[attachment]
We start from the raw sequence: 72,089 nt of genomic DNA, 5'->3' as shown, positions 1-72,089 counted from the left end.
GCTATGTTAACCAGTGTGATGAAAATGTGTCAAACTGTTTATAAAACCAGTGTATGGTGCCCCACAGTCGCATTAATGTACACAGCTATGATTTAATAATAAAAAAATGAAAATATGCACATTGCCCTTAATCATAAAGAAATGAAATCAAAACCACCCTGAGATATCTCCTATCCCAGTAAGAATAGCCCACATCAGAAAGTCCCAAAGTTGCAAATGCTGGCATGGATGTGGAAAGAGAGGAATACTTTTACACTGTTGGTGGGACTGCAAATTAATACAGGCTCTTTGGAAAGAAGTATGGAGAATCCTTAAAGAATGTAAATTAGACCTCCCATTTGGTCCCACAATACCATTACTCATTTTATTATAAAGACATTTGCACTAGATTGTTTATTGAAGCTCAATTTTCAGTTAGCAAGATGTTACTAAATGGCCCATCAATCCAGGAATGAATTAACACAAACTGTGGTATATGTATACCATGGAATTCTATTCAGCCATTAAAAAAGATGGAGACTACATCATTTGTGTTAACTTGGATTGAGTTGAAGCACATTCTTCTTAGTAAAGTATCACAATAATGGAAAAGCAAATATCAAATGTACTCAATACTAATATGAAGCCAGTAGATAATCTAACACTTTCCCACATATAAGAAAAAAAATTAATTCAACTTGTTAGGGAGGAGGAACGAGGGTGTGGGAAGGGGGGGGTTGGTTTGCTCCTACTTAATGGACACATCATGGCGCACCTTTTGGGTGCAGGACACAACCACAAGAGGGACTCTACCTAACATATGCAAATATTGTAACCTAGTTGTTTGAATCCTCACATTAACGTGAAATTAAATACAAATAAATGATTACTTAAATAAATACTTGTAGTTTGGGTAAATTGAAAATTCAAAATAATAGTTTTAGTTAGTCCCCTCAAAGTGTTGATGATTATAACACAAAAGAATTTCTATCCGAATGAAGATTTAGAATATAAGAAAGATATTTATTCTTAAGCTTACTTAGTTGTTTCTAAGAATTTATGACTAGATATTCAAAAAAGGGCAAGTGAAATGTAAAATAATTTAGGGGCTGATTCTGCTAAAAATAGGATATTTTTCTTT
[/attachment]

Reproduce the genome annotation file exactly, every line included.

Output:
We start from the raw sequence: 72,089 nt of genomic DNA, 5'->3' as shown, positions 1-72,089 counted from the left end.
GCTATGTTAACCAGTGTGATGAAAATGTGTCAAACTGTTTATAAAACCAGTGTATGGTGCCCCACAGTCGCATTAATGTACACAGCTATGATTTAATAATAAAAAAATGAAAATATGCACATTGCCCTTAATCATAAAGAAATGAAATCAAAACCACCCTGAGATATCTCCTATCCCAGTAAGAATAGCCCACATCAGAAAGTCCCAAAGTTGCAAATGCTGGCATGGATGTGGAAAGAGAGGAATACTTTTACACTGTTGGTGGGACTGCAAATTAATACAGGCTCTTTGGAAAGAAGTATGGAGAATCCTTAAAGAATGTAAATTAGACCTCCCATTTGGTCCCACAATACCATTACTCATTTTATTATAAAGACATTTGCACTAGATTGTTTATTGAAGCTCAATTTTCAGTTAGCAAGATGTTACTAAATGGCCCATCAATCCAGGAATGAATTAACACAAACTGTGGTATATGTATACCATGGAATTCTATTCAGCCATTAAAAAAGATGGAGACTACATCATTTGTGTTAACTTGGATTGAGTTGAAGCACATTCTTCTTAGTAAAGTATCACAATAATGGAAAAGCAAATATCAAATGTACTCAATACTAATATGAAGCCAGTAGATAATCTAACACTTTCCCACATATAAGAAAAAAAATTAATTCAACTTGTTAGGGAGGAGGAACGAGGGTGTGGGAAGGGGGGGGTTGGTTTGCTCCTACTTAATGGACACATCATGGCGCACCTTTTGGGTGCAGGACACAACCACAAGAGGGACTCTACCTAACATATGCAAATATTGTAACCTAGTTGTTTGAATCCTCACATTAACGTGAAATTAAATACAAATAAATGATTACTTAAATAAATACTTGTAGTTTGGGTAAATTGAAAATTCAAAATAATAGTTTTAGTTAGTCCCCTCAAAGTGTTGATGATTATAACACAAAAGAATTTCTATCCGAATGAAGATTTAGAATATAAGAAAGATATTTATTCTTAAGCTTACTTAGTTGTTTCTAAGAATTTATGACTAGATATTCAAAAAAGGGCAAGTGAAATGTAAAATAATTTAGGGGCTGATTCTGCTAAAAATAGGATATTTTTCTTT